Sorry for being flippant...............................but boBo makes complete sense of this hi tech NEC UL mumbo jumbo.................if a unit can self limit to 60 amp output,,, like the Mx and Xw can it therefore will regulate its imput draw........John Wiles back to basic O Level School for U ! ..Whats O Level in NA terms...High School?



    Wow sorted is is this what BB said a few pages ago......:confused: I maybe think so !
  • Ralph DayRalph Day Solar Expert Posts: 907 ✭✭✭✭
    Re: Xantrex XW60 CC MPPT any feedback Yet ?

    Have seen a few Wallace and Grommit films. What great actors. Fancy a bit of cheese?

    Rlaph
  • nigtomdawnigtomdaw Solar Expert Posts: 705 ✭✭
    Re: Xantrex XW60 CC MPPT any feedback Yet ?

    Since this thread is so off topic..........................................yum,yum:p
  • nielniel Solar Expert Posts: 10,300 ✭✭✭✭
    Re: Xantrex XW60 CC MPPT any feedback Yet ?

    is that boBo or boBeye? related to popeye?:confused:
    bb, what wiles proposed isn't even close to a faraday shield and you don't put the leads through to the area to be protected, but rather around. we aren't just talking emp here either as a full strike may have a slightly less impact when the ground lead does not enter the home and a true faraday shield would not enter the home to be a faraday shield for the home. i did email wiles on the subject of the grounding and he addressed it halfarsed by soon creating that garbage ruling. i do know what i'm talking about on this area of subject matter. i would rather have no ground at all than to do what wiles proposed and sg knows how i feel about grounding being important as i've discussed it before with him and for me to say i'd rather go with no ground than his (cough) ruling says much.
  • BB.BB. Super Moderators, Administrators Posts: 30,173 admin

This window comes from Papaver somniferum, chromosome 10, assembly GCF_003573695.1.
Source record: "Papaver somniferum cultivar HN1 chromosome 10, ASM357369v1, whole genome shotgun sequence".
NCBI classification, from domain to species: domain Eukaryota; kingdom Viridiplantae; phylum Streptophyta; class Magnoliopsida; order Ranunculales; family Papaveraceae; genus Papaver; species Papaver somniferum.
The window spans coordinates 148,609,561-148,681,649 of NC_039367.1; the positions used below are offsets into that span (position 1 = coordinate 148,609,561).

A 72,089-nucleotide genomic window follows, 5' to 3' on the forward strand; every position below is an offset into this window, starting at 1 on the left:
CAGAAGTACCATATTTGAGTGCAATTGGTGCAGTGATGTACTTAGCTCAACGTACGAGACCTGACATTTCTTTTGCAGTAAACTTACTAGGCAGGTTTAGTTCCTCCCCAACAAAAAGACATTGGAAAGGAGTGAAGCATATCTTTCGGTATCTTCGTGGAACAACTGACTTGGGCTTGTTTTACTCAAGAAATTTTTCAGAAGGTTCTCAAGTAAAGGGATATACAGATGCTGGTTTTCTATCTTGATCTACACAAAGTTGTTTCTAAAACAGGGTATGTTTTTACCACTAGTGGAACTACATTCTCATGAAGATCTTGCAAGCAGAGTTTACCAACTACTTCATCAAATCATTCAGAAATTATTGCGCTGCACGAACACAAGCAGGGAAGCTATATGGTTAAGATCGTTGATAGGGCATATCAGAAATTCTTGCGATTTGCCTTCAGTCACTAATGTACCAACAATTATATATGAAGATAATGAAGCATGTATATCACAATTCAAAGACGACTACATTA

Re: Xantrex XW60 CC MPPT any feedback Yet ?

    Niel,

    I was referring the the Faraday Shield in terms that for everything that is at the same potential, there is no "problem" with arcing/high currents/etc...

    However, by referencing different parts of a system (household wiring in this example) to different ground/circuit potentials--all bets are off.

    I have gotten pretty good shocks by touching to ground references separated by ~100' (>60VAC) (was a dolphin exhibit and lots of water pumps, salt water, and bay fill).

    Of course, Ground Loops and high frequency effects (light lightning), do have various strange things that they can do and cause problems... It is not really an easy problem to address--and it is even harder to test different grounding systems (G*d--please strike here at 8am Monday...).

    -Bill
    Near San Francisco California: 3.5kWatt Grid Tied Solar power system+small backup genset
  • crewzercrewzer Registered Users, Solar Expert Posts: 1,832 ✭✭✭✭
    Re: Xantrex XW60 CC MPPT any feedback Yet ?
    boB wrote: »
    If the controllers' output current limit is working properly, the input current will be limited to no more than the output current. There may be some overshoot though that lets the input (and output) current go high for a few moments.

    I wouldn't (personally) have a problem hooking up a 10,000 Watt array to the input of an MPPT controller, except it would be a waste of money a lot of times (but certainly not always up here in Washington AC). A regular PWM controller (C40 etc) would have very high peak currents though, but average or RMS current would be limited to the output current.

    How about a failsafe PV array shading current limit thingie operated by a linear actuator that shades the "too-big" array when the sun is shining too much to limit current ? New product. :D

    boB

    OK... So, what I'm trying to do is bracket this kettle of fish. Here are the "limits" so far:

    1) The NEC 690 specs are too restrictive
    2) Input current will be limited to output current
    3) There might be some current overshoot (I'll come back to that later)
    4) An array that's too large is a wate of money
    5) Equipment Voc limits muct be observed
    6) Equipment ambient temp specs must be observed

    Therefore, as a practical matter, a "60 A" controller should be able to deliver ~60 V x 60 A = 3,600 W all day long. Allowing for "typical" conditions of use, a 90% array derating might be a functional and fair compromise.

    Accordingly, it seems the practical maximum array size for a 48 V system with a 60 A controller would be ~4,000 W STC.

    Thoughts?

    Regards,
    Jim / crewzer
  • nielniel Solar Expert Posts: 10,300 ✭✭✭✭
    Re: Xantrex XW60 CC MPPT any feedback Yet ?

    i'll give some input here. before i get started boB should know what he described for a new product is a bull sh#t detector.